Ransomware still pose a significant threat

Three years on from one of the worst ransomware attacks, Derek Manky, Chief -Security Insights and Global Threat Alliances, Fortinet, takes a look at how ransomware continues to pose a significant threat and suggests what organizations should do about it now, while their networks are still in a state of flux.

With all our energy of the past several weeks focused on adapting to the global crisis, security may have taken a back seat. But cybercriminals haven’t forgotten. Networks have been turned inside out, and they have been very actively targeting remote workers that used to be protected by the network perimeter with fake COVID-related material and other social networking attacks. And they have been probing these new network environments for vulnerabilities in the hopes that may have been pulled together too quickly to have implemented adequate security protections and controls.

FortiGuard Labs has been actively monitoring the threat landscape during this time, and we have seen a significant increase in threats targeting individuals through phishing and infected websites. Email attachments contain infected and malicious content, which explains why we recorded a 131% increase in viruses during March of this year. It also explains why we have seen a reduction in traditional attacks as cybercriminals shift focus. Incidents of ransomware are likely to rise as cybercriminals look to use compromised end user devices as a conduit back into a core network that may not be being watched as carefully as it once was.

We take a close look at the level of threat that ransomware poses and what organizations should do about it now, while their networks are still in a state of flux.

The Ransomware Landscape Today
Among the types of attacks that keep security professionals up at night – it is ransomware for sure, and the threat shows no signs of slowing down. And when it comes to defending against ransomware, security tools are only as good as the team that manages them. Everything from configuration errors to solution sprawl can weaken the power of enterprise cybersecurity defenses to detect and prevent cyberattacks. However, especially when it comes to ransomware, the biggest problem is the human factor.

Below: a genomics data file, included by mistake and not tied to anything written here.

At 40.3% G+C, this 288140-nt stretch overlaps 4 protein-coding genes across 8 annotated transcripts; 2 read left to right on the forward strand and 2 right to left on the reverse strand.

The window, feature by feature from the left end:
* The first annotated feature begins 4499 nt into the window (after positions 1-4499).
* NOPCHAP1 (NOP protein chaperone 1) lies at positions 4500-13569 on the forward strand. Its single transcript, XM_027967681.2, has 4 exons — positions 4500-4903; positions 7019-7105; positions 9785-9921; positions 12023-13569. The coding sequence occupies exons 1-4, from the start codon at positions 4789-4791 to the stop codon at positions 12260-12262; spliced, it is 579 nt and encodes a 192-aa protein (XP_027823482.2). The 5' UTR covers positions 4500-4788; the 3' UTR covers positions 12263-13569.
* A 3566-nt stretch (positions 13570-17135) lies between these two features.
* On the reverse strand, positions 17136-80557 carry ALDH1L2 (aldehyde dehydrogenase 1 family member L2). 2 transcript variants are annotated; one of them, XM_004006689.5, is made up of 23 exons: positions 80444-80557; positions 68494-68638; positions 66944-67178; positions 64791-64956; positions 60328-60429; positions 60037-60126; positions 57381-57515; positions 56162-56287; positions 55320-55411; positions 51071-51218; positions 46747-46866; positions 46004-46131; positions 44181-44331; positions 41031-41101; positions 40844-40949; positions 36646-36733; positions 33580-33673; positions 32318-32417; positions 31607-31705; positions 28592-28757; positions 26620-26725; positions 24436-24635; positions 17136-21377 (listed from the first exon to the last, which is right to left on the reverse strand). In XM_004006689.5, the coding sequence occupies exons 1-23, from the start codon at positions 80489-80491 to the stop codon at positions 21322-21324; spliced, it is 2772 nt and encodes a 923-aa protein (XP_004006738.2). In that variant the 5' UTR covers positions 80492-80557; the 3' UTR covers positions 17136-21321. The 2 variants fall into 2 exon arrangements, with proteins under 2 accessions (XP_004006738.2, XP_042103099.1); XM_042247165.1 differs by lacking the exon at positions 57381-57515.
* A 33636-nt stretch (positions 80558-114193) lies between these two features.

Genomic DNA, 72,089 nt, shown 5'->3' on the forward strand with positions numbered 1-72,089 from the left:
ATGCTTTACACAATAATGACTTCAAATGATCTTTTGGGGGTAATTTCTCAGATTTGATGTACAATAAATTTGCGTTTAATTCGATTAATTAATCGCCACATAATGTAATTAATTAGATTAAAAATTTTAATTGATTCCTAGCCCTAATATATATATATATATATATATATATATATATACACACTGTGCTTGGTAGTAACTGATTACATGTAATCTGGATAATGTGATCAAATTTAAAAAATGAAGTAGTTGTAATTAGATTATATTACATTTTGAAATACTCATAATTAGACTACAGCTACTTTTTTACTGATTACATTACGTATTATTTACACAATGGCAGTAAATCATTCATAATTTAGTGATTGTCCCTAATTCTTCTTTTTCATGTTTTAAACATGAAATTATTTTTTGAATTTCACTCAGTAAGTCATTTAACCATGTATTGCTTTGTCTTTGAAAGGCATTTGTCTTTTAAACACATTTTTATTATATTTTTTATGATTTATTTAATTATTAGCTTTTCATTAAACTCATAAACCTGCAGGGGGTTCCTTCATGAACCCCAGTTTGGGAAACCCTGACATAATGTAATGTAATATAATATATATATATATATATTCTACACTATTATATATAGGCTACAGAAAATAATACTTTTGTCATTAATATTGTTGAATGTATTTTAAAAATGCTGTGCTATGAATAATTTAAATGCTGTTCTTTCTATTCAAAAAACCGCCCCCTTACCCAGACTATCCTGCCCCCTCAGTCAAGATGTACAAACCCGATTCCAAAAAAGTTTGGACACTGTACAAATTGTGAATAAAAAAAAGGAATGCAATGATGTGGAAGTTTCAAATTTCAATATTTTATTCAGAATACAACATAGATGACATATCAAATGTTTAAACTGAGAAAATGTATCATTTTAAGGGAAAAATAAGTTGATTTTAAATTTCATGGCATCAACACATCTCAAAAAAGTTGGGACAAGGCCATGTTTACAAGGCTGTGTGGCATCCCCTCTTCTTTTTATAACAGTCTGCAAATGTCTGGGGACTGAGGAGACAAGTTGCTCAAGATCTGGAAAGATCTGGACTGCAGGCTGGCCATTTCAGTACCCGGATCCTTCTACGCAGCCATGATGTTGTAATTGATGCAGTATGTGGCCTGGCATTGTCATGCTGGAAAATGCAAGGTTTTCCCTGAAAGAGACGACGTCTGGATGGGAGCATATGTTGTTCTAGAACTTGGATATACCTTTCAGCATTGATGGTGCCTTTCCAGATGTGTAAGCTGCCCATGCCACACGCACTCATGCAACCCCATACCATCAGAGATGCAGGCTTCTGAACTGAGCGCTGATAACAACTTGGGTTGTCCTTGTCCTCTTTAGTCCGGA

Why Cyber Hygiene and the “Human Factor” Continue to be Primary Concerns for Ransomware
When it comes to cyber hygine, awarness is not the problem – it is rooted in human behavior. But awareness and action are two very different things. In addition to broad brush attacks that target everyone, emails are being cleverly written to target specific types of individuals at an organization, either directly, or through a new technique where they insert phishing emails into an active email thread to increase the likelihood of it being clicked on. This type of attack is known as spearfishing, and if the target is a member of the C-suite, it is called “whale phishing.” But regardless of who is being targeted, everyone is susceptible to a carefully crafted email arriving when they are just distracted enough to not be paying attention.

How Ransomware will progressing during 2020
What has been on the rise, and what I predict will get worse in 2020, are the more targeted ransomware attacks that cost businesses more from an operational and regulatory perspective. Malware and ransomware attacks in general are a completely different game now because these attacks are being targeted and specifically crafted to certain internal systems. Another factor contributing to the growing attacks on businesses and enterprise organizations is the ready availability of Ransomware-as-a-Service (RaaS) offerings, which is something I predicted years ago would happen as an evolution of ransomware. And in 2020 we are already seeing another shift, with ransomware jumping to leverage the timely cybercriminal opportunity around COVID-19, which demonstrates that ransomware evolution is not just about targeted attacks. And this sort of multi-pronged attack front is much harder to defend against.